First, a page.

As the years go by, it slowly gets easier to use Father's Day for a day of celebration, admiration and honoring my dad’s memory. It may be impossible to put into words how unbelievable he was, but this list and these pictures are a good start. This List in Pics gives you five of the ways I learned to live by Scott Essell's infamous "make good choices" motto.
Work hard, play hard My dad's best friend calls anything Patagonia "Scott clothes." It's a fair statement. I was dressed in Patagonia, Birkenstocks and Ray Bans since I was a little tyke. The lesson is not to be a spoiled brat but to take pride in your hard work and splurge on things that make you happy. Whether that's a new pullover, a trip to see San Francisco or a new Apple product, I now can purchase a "Scott" item to treat myself for working hard (after putting some in my savings, too)!
Pay attention in school! My dad was smart. I mean, super smart. He had the kind of brain that absorbed everything he came in contact with. So because of that, he’d push Olivia and me to excel in our studies. From sitting me down at the kitchen table and trying endlessly to teach me math equations in junior high, to making sure I was going to my college classes as much as I was going to college parties, he made it clear education was a priority. As I look back now, I remember how excited I would get and how proud I would be to call him and tell him about a good grade I got on a paper or exam. Even when I didn’t realize it at the time, I succeeded because of him pushing me to do my best.
How to be a tough guy (girl in my case) Les Mecs Durs (translation: the tough guys) was a phrase plastered on so much cycling paraphernalia in the Essell household. Most people know my dad was an avid cyclist. He started his bike team, Team Nietzsche, in Cincinnati many years ago, and they continue to bike on Thursday mornings to this day. In the last three years of his life, he was truly the toughest guy. He fought so hard for so long, and I am so grateful that he did. During the past few months, I had to be tough as well. I’ve never done well with hospitals, needles, nonetheless surgery. Somehow, some way, I was able to draw on something inside of me to push through, and I know it was him, passing along his toughness. God bless guardian angels.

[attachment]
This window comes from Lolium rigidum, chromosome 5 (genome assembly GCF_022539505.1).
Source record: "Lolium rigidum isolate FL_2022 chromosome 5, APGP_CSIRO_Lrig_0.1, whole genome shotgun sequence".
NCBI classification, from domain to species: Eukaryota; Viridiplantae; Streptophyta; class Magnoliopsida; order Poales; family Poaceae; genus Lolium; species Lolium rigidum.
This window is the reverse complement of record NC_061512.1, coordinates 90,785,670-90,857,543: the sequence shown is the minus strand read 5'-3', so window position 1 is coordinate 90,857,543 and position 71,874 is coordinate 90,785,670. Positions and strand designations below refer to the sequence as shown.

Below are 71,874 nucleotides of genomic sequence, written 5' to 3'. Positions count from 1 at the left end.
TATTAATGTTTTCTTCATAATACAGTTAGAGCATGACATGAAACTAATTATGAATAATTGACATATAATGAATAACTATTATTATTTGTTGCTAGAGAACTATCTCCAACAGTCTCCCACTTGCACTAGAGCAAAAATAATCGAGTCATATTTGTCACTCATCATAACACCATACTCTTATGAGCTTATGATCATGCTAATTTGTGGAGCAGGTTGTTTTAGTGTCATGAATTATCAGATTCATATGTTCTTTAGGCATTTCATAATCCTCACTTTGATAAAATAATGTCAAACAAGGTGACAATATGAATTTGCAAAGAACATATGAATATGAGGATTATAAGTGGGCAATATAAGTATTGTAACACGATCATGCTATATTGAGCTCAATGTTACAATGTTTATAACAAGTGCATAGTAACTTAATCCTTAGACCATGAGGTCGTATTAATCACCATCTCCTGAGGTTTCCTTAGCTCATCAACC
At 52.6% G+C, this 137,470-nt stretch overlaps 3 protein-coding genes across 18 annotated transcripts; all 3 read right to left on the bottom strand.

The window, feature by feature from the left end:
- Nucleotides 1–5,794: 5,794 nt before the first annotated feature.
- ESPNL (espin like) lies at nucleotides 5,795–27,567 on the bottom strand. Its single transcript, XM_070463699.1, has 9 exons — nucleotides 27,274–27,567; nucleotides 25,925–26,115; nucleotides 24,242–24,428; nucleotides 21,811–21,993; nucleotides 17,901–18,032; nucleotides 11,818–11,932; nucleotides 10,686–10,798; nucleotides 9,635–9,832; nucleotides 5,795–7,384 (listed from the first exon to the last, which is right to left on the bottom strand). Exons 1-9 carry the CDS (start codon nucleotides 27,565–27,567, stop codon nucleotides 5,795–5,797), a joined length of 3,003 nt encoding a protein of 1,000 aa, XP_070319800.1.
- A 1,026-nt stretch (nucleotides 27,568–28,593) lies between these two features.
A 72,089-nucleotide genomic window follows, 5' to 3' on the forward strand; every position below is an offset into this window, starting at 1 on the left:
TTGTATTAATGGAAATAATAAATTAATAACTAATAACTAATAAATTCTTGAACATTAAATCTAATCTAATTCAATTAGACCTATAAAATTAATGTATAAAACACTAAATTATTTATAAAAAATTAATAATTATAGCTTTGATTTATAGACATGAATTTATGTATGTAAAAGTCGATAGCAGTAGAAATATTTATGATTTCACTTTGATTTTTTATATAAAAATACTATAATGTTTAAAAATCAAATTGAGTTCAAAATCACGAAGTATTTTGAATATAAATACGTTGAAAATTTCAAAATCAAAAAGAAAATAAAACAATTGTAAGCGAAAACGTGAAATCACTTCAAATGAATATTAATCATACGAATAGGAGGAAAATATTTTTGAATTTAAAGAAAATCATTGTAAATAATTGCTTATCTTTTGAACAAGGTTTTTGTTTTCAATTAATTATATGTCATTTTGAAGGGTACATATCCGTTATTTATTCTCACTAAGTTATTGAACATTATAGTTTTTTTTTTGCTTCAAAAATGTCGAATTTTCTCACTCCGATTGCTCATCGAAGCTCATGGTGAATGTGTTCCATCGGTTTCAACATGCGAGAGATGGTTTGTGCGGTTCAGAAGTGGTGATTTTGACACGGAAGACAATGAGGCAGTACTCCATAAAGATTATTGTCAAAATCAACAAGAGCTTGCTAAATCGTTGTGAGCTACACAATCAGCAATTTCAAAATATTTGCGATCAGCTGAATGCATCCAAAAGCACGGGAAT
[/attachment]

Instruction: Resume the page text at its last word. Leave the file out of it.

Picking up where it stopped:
Show affection to those you love One thing I always remember about my dad was whenever he dropped me off at school, volleyball practice, work, etc., he would always give me a kiss before I got out of the car. Always. He showed me how much he loved me every day until the day he died. His memory makes me excited to have my own family and to show my children one day a love that is full and happy and infinite. He’d always sign his cards to me, “D.O.D.” Dear Old Dad. My dad was and still is truly that: so dear.
When all else fails, have a margarita My dad even took it a step further by making his own. One of my favorite memories of my dad is his love for Mexican food and good margaritas. We’d look forward to going to Cactus Pear or El Pueblo for fish tacos, and (once I was old enough) making margaritas at home with a big bag of limes and making simple syrup on the stove. I have a funny memory of coming home one day from work, upset about something that now seems silly, and sitting with him in the living room crying and carrying on about stupid drama. After I got a good cry out, he said “let’s make a margarita!” and we went into the kitchen and soon enough I was laughing and the bad day was completely forgotten. Lesson learned: have a margarita and use it as a way to remember him.
For those who can spend time with their fathers this Sunday, cherish it! And for those who are remembering their fathers and grandfathers this year, I wish you a day of peace, memories and love.